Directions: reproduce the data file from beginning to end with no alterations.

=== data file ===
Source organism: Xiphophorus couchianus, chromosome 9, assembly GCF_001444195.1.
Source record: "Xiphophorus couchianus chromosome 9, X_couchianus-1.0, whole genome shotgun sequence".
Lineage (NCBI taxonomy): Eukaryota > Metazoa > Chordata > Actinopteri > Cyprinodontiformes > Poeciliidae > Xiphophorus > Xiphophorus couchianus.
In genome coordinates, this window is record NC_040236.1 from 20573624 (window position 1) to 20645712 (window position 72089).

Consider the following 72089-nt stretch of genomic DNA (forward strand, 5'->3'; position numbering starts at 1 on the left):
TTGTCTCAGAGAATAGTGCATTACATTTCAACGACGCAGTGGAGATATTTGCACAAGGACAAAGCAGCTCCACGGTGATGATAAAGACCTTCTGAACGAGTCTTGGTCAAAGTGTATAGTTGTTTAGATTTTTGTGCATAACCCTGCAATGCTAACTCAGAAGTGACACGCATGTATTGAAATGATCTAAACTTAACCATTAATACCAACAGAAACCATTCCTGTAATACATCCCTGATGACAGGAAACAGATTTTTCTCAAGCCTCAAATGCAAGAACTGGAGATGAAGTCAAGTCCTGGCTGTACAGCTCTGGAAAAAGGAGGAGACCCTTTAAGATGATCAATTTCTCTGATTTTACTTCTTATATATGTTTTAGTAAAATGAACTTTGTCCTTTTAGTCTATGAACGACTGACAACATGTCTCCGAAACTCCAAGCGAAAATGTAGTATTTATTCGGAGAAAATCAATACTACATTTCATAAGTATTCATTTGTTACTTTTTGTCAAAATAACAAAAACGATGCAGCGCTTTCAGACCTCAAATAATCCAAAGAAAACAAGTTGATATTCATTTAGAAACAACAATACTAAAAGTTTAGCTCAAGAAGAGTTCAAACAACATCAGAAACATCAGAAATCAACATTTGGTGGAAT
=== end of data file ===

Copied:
Source organism: Xiphophorus couchianus, chromosome 9, assembly GCF_001444195.1.
Source record: "Xiphophorus couchianus chromosome 9, X_couchianus-1.0, whole genome shotgun sequence".
Lineage (NCBI taxonomy): Eukaryota > Metazoa > Chordata > Actinopteri > Cyprinodontiformes > Poeciliidae > Xiphophorus > Xiphophorus couchianus.
In genome coordinates, this window is record NC_040236.1 from 20573624 (window position 1) to 20645712 (window position 72089).

Consider the following 72089-nt stretch of genomic DNA (forward strand, 5'->3'; position numbering starts at 1 on the left):
TTGTCTCAGAGAATAGTGCATTACATTTCAACGACGCAGTGGAGATATTTGCACAAGGACAAAGCAGCTCCACGGTGATGATAAAGACCTTCTGAACGAGTCTTGGTCAAAGTGTATAGTTGTTTAGATTTTTGTGCATAACCCTGCAATGCTAACTCAGAAGTGACACGCATGTATTGAAATGATCTAAACTTAACCATTAATACCAACAGAAACCATTCCTGTAATACATCCCTGATGACAGGAAACAGATTTTTCTCAAGCCTCAAATGCAAGAACTGGAGATGAAGTCAAGTCCTGGCTGTACAGCTCTGGAAAAAGGAGGAGACCCTTTAAGATGATCAATTTCTCTGATTTTACTTCTTATATATGTTTTAGTAAAATGAACTTTGTCCTTTTAGTCTATGAACGACTGACAACATGTCTCCGAAACTCCAAGCGAAAATGTAGTATTTATTCGGAGAAAATCAATACTACATTTCATAAGTATTCATTTGTTACTTTTTGTCAAAATAACAAAAACGATGCAGCGCTTTCAGACCTCAAATAATCCAAAGAAAACAAGTTGATATTCATTTAGAAACAACAATACTAAAAGTTTAGCTCAAGAAGAGTTCAAACAACATCAGAAACATCAGAAATCAACATTTGGTGGAAT